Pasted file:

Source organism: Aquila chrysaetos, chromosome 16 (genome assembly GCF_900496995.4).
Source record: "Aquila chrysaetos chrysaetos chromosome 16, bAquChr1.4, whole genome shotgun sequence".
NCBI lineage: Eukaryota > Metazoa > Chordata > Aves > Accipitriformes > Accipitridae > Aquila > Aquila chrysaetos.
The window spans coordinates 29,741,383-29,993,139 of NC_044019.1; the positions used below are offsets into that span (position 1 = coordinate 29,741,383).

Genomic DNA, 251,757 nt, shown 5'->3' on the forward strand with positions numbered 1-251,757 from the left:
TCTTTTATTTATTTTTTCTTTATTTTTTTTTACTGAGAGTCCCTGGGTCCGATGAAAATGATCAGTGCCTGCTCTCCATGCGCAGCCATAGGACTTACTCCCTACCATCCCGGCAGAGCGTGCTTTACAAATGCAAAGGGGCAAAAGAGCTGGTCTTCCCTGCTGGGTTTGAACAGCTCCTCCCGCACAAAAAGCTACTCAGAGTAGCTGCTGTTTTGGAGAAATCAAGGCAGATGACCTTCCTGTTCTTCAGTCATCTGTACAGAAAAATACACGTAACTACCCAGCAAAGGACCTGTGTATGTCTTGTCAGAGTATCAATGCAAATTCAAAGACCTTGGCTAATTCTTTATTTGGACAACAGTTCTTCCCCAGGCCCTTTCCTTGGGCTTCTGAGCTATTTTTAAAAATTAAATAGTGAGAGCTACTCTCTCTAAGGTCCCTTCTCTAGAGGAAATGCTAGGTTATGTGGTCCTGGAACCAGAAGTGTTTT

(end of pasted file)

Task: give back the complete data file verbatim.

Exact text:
Source organism: Aquila chrysaetos, chromosome 16 (genome assembly GCF_900496995.4).
Source record: "Aquila chrysaetos chrysaetos chromosome 16, bAquChr1.4, whole genome shotgun sequence".
NCBI lineage: Eukaryota > Metazoa > Chordata > Aves > Accipitriformes > Accipitridae > Aquila > Aquila chrysaetos.
The window spans coordinates 29,741,383-29,993,139 of NC_044019.1; the positions used below are offsets into that span (position 1 = coordinate 29,741,383).

Genomic DNA, 251,757 nt, shown 5'->3' on the forward strand with positions numbered 1-251,757 from the left:
TCTTTTATTTATTTTTTCTTTATTTTTTTTTACTGAGAGTCCCTGGGTCCGATGAAAATGATCAGTGCCTGCTCTCCATGCGCAGCCATAGGACTTACTCCCTACCATCCCGGCAGAGCGTGCTTTACAAATGCAAAGGGGCAAAAGAGCTGGTCTTCCCTGCTGGGTTTGAACAGCTCCTCCCGCACAAAAAGCTACTCAGAGTAGCTGCTGTTTTGGAGAAATCAAGGCAGATGACCTTCCTGTTCTTCAGTCATCTGTACAGAAAAATACACGTAACTACCCAGCAAAGGACCTGTGTATGTCTTGTCAGAGTATCAATGCAAATTCAAAGACCTTGGCTAATTCTTTATTTGGACAACAGTTCTTCCCCAGGCCCTTTCCTTGGGCTTCTGAGCTATTTTTAAAAATTAAATAGTGAGAGCTACTCTCTCTAAGGTCCCTTCTCTAGAGGAAATGCTAGGTTATGTGGTCCTGGAACCAGAAGTGTTTT